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Catherine E. Mckinley had a deep desire to know about Indigo. It became her purpose.

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"We watched the woman disappear into the bend of the road. It was unsettling. She seemed possessed, driven by some mimetic force. I was afraid that that force was also a part of me. I was also a worshiper, set wandering in an unfamiliar land."

It seems this week I have been driven to write about my mother. It has happened more than once. Here she is again. Tapping my shoulder a reminder that she loved blue. There is the one and only photo of her where she wears a dress of blue. The photo was taken years and years ago. In the photo are my two nephews, my mother and myself.. The photo was taken in West Philadelphia. She sewed it. A light blue that now I wish to call "Indigo." I have much to learn about Indigo. It is easy to pick up on the author, Catherine E. Mckinley's, fervent love for the color. One day my son asked me my favorite color. I said, "I don't have one." I don't. Perhaps, I choose colors by mood. Today red  and tomorrow green, there…

Are these the types of lives we are seeing and reading about in the news today?

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"The difference between life and death was information:..the greatest danger was not the river, but the desert beyond. There the temperatures were so hellish they melted stones, there was no water, and they could be preyed upon by scorpions, wildcats, and hungry real coyotes...Rattlesnakes, as well as coral, moccasin, and darting indigo snakes, came out to hunt at night, the time when the migrants set off, because the daytime heat was lethal."isabelallende

"Call it blue gold, the devil's dye, or the cloth of history" --Margo Jefferson, author of On Michael Jackson (Bloomsbury)

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Prologue

"Blue is one of nature's rarest colors. Indigo, a dye obtained from the tiny leaves of small parasitic shrubs that are part of the Indigofererearsa tribe, creates the bluest of blues."rosecityreader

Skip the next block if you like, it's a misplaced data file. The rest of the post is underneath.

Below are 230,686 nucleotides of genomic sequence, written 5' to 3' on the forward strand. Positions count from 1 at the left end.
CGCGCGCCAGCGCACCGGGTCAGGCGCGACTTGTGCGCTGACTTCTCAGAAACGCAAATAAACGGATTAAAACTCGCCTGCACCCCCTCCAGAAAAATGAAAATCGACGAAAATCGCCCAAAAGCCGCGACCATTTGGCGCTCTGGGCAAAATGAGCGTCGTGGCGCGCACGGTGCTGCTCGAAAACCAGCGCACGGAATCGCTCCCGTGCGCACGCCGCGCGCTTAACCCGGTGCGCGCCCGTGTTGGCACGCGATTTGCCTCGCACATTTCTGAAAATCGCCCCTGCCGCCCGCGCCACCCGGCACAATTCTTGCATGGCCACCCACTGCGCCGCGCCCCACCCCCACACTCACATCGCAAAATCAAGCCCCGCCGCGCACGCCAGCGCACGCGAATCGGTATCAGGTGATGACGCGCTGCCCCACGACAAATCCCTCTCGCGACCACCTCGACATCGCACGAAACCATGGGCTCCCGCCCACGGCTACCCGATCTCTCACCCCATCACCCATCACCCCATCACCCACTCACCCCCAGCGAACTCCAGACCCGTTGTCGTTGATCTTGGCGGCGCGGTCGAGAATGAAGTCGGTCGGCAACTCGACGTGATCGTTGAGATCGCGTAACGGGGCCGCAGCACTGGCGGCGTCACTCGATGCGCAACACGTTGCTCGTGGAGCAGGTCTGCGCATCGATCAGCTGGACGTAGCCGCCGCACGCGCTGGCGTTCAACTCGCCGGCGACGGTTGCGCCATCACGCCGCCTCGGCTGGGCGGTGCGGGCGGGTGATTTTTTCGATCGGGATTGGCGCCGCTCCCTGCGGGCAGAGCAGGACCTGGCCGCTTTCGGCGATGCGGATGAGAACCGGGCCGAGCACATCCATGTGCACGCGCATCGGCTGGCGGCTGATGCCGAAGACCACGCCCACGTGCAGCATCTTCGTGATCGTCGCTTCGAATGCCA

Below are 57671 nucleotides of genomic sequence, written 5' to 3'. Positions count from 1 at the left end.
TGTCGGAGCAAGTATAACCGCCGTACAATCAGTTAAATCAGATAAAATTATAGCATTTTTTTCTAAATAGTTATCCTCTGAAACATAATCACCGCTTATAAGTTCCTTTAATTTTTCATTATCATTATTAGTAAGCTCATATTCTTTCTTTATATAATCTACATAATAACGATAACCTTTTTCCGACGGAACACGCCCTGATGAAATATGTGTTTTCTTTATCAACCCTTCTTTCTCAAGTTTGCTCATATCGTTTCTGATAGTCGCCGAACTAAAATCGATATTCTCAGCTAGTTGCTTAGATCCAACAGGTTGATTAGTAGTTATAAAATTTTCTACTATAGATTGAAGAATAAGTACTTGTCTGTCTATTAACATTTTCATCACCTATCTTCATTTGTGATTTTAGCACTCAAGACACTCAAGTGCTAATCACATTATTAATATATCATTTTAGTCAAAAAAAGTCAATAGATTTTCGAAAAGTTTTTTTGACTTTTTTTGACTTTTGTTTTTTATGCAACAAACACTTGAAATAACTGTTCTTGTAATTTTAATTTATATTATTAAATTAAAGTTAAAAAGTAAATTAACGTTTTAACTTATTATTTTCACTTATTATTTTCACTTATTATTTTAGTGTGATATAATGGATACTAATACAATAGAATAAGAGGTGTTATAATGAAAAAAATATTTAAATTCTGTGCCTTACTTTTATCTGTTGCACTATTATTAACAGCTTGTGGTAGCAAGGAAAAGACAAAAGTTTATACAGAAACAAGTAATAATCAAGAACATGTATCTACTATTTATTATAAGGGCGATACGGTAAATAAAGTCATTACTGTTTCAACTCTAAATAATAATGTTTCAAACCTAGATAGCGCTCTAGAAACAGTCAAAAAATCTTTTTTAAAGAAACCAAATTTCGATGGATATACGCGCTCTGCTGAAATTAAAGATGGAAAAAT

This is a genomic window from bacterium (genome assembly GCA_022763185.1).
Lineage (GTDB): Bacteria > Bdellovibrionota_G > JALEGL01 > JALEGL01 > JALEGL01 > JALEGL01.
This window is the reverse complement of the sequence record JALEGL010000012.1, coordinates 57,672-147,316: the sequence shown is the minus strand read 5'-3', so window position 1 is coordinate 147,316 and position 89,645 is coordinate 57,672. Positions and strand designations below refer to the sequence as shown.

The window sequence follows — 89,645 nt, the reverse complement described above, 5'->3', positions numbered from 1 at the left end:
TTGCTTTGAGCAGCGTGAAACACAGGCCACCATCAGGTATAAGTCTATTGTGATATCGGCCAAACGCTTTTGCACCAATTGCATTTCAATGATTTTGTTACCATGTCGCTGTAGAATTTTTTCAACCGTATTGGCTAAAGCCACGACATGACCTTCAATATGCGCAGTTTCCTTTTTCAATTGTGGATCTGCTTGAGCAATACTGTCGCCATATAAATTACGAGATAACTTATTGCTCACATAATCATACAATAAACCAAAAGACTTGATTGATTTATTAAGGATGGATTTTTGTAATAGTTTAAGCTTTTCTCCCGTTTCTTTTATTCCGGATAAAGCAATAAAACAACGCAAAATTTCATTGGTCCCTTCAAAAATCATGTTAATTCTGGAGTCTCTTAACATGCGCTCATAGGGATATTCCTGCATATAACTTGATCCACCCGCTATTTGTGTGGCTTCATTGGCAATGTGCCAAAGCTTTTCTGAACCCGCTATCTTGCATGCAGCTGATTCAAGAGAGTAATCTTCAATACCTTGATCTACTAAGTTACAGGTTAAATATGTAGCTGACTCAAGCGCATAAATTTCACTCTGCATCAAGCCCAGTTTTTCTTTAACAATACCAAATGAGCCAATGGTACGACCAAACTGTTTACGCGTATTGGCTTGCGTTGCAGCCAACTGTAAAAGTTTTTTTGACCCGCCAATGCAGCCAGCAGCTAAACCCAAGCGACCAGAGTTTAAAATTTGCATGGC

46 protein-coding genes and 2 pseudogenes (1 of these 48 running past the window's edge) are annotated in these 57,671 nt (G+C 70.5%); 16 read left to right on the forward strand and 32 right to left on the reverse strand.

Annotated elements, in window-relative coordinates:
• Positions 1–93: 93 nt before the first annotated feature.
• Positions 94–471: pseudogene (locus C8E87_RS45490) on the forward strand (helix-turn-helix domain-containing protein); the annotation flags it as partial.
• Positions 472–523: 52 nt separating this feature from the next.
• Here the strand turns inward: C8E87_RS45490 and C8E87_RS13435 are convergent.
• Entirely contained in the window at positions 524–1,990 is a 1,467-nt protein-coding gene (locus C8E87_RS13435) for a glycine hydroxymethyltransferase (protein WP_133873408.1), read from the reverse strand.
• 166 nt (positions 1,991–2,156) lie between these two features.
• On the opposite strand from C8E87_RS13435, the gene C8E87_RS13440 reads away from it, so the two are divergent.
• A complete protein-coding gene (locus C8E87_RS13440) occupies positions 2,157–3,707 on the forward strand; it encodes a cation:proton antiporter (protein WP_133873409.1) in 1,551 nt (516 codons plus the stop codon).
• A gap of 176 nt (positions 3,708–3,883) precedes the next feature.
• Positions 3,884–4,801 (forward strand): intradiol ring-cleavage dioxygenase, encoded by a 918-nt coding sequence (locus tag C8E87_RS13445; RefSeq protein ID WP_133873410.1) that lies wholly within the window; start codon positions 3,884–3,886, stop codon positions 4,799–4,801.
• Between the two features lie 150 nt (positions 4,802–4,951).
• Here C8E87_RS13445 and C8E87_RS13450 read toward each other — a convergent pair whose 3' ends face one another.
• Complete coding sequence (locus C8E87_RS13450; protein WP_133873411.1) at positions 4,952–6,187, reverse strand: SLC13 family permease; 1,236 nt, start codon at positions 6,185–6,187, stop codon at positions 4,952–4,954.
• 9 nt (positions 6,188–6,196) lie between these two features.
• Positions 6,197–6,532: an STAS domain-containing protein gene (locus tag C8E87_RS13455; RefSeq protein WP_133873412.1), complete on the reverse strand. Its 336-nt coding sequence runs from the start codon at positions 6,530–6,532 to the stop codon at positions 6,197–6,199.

Nigeria, Africa (Azure) A novel

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"I will tell you that you could be a different kind of fishermen. Not the kind that fish at a filthy swamp like the Omi-Ala, but fishermen of the mind. Go-getters. Children who will dip their hands into rivers, seas, oceans of this life and become successful: doctors, pilots, professors, lawyers. Eh? He gazed around again. "Those are the kinds of fishermen I want to have as children."

I don't know what will happen in the lives of these four brothers. I already feel excited. My curiosity is jumping like a Jack-in-the- Box. To their father, their parents, education is very, very important. That means getting a Western education. Yes, English is spoken in the home. How amazing that the author, Chigozie Obioma, chose the number four. Four in my life has been magical and spiritual. It is a number meaning unconditional love. Love that brought happiness and freedom. It is a number that has overflowed dams of water with five, six, seven and on and on pass my knowledge but n…

The Tuscan Child by Rhys Bowen

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Go to Tuscany, Italy by ship or boat or just by Armchair Travel and meet the wonderful characters written about in Rhys Bowen's novel. The novel takes place during the Second World War and also in the nineteen seventies. When a father dies and is found by his daughter, Joanna asks many questions. She wonders about a brother  whom she has never met. When Joanna leaves England and lands in Italy, much about her father and the people in his life will come to light. Of course, there are the atrocities of war to live through. There are the characters the village who lead secret lives. There is also the unexpected Romance.

Rhys Bowen shares the beauty of Tuscany. Among the olive groves are the names of famous artists and their paintings which were stolen during the war, and always there is hospitality. Italian dishes are named. It is difficult not to close the book and go out to eat. Throughout the pages of the book is the bravery of the Italians and one English soldier named Hugo. Wa…

From 1944 to 1973 back and forth in time

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"It was clear that he had left right after breakfast. The remains of a boiled egg, toast in the silver toast rack, an empty teacup, and a milk jug stood on the table. This I actually found reassuring. If he had been meaning to kill himself he would certainly not have had a boiled egg for breakfast first. Neither would he have left the milk out to spoil." rhysbowen.com

All That Is Gone by Pramoedya Ananta Toer / Penguin

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It's short stories. I'm in the mood. Spring is almost gone, and I'm just realizing it was here. Bird songs haven't been plentiful which reminds me of the bird on the cover. He's crying! The author is Indonesian. He is likened to Albert Camus. I like the review written by USA Today on the cover.myhero.com/pa_toer

"Here is an author half a world away from us whose art and humanity are both so great that we instantly feel we've known him--and he us--all our lives."